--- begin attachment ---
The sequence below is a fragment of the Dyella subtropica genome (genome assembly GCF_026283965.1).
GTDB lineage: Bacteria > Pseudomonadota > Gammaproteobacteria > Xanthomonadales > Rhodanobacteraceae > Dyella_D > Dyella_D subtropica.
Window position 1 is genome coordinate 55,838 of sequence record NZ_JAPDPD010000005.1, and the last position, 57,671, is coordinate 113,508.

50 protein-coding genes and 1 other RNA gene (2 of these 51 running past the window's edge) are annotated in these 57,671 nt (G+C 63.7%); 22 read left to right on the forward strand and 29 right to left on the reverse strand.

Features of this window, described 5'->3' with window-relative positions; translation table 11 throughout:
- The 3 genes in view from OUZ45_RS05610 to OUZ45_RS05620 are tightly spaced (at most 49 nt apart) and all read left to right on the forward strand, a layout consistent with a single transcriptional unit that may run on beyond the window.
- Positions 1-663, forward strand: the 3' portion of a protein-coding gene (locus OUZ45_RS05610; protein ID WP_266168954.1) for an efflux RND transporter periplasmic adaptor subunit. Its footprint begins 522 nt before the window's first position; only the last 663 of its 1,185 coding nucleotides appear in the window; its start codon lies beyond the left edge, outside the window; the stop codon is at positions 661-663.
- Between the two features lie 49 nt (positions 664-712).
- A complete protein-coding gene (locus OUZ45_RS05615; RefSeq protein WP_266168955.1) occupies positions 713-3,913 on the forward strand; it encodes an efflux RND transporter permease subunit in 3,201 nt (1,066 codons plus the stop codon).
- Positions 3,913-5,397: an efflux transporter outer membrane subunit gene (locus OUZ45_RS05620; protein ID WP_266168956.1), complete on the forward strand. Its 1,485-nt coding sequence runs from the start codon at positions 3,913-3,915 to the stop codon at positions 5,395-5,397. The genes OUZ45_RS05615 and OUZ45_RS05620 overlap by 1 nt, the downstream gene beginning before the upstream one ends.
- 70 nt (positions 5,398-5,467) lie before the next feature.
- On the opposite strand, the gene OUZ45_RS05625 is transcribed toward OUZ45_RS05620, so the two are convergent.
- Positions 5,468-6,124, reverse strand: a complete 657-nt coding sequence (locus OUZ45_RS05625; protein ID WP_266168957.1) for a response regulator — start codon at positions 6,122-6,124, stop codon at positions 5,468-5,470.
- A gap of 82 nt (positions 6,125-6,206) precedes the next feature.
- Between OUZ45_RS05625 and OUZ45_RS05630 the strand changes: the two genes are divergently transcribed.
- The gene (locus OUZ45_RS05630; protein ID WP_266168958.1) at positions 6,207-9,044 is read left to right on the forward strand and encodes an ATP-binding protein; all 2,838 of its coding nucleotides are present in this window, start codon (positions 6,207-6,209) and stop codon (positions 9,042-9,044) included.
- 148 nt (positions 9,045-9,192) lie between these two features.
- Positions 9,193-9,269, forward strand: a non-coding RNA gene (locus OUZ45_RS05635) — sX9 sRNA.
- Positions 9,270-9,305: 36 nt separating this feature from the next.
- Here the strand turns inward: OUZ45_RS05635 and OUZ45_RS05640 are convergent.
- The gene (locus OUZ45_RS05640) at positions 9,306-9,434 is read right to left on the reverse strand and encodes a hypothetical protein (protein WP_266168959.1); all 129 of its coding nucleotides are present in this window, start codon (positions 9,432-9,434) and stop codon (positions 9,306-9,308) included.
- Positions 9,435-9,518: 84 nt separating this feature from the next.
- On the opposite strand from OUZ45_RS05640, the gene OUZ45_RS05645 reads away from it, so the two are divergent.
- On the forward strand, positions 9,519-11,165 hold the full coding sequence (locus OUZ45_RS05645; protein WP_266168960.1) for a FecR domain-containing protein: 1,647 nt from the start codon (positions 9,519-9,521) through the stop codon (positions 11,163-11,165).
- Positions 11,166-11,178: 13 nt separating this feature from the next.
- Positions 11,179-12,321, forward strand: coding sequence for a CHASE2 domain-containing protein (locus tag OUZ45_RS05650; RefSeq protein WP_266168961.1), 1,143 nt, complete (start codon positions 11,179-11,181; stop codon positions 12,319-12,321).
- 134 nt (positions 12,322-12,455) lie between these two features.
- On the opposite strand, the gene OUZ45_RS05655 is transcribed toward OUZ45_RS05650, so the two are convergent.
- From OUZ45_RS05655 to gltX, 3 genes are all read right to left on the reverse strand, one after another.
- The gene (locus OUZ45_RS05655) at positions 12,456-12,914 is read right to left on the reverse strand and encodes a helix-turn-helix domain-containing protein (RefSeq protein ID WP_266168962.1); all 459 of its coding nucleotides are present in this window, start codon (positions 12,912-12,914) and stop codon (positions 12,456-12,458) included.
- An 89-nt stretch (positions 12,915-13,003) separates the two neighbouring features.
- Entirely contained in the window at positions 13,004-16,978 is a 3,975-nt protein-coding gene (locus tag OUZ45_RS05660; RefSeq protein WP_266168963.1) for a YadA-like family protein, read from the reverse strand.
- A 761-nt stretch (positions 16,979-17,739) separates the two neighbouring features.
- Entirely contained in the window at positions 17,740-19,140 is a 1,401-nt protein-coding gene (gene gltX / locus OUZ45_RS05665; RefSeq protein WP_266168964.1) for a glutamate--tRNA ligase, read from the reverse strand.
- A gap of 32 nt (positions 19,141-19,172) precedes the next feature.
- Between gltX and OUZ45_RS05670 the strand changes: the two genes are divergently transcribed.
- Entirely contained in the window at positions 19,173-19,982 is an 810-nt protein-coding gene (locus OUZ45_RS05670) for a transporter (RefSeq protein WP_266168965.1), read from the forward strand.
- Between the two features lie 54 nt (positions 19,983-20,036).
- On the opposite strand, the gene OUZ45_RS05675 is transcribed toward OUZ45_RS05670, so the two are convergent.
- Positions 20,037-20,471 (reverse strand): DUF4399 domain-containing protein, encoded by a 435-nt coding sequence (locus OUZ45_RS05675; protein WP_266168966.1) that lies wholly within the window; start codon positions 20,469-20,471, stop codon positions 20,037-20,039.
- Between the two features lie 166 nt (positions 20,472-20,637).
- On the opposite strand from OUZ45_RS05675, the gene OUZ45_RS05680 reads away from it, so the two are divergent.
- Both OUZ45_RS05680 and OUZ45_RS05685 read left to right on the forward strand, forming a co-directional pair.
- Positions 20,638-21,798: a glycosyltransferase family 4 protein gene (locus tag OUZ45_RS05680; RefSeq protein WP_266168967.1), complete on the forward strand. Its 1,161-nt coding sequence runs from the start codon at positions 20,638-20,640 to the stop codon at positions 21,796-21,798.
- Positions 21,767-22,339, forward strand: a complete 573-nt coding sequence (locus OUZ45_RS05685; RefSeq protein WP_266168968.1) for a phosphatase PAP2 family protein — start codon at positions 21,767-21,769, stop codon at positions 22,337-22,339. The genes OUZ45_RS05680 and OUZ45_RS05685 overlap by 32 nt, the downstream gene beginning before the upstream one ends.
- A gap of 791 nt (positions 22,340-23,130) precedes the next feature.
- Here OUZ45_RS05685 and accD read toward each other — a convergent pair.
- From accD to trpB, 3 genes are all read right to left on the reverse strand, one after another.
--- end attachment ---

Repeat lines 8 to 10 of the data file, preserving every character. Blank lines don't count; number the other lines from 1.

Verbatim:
- Between the two features lie 49 nt (positions 664-712).
- A complete protein-coding gene (locus OUZ45_RS05615; RefSeq protein WP_266168955.1) occupies positions 713-3,913 on the forward strand; it encodes an efflux RND transporter permease subunit in 3,201 nt (1,066 codons plus the stop codon).
- Positions 3,913-5,397: an efflux transporter outer membrane subunit gene (locus OUZ45_RS05620; protein ID WP_266168956.1), complete on the forward strand. Its 1,485-nt coding sequence runs from the start codon at positions 3,913-3,915 to the stop codon at positions 5,395-5,397. The genes OUZ45_RS05615 and OUZ45_RS05620 overlap by 1 nt, the downstream gene beginning before the upstream one ends.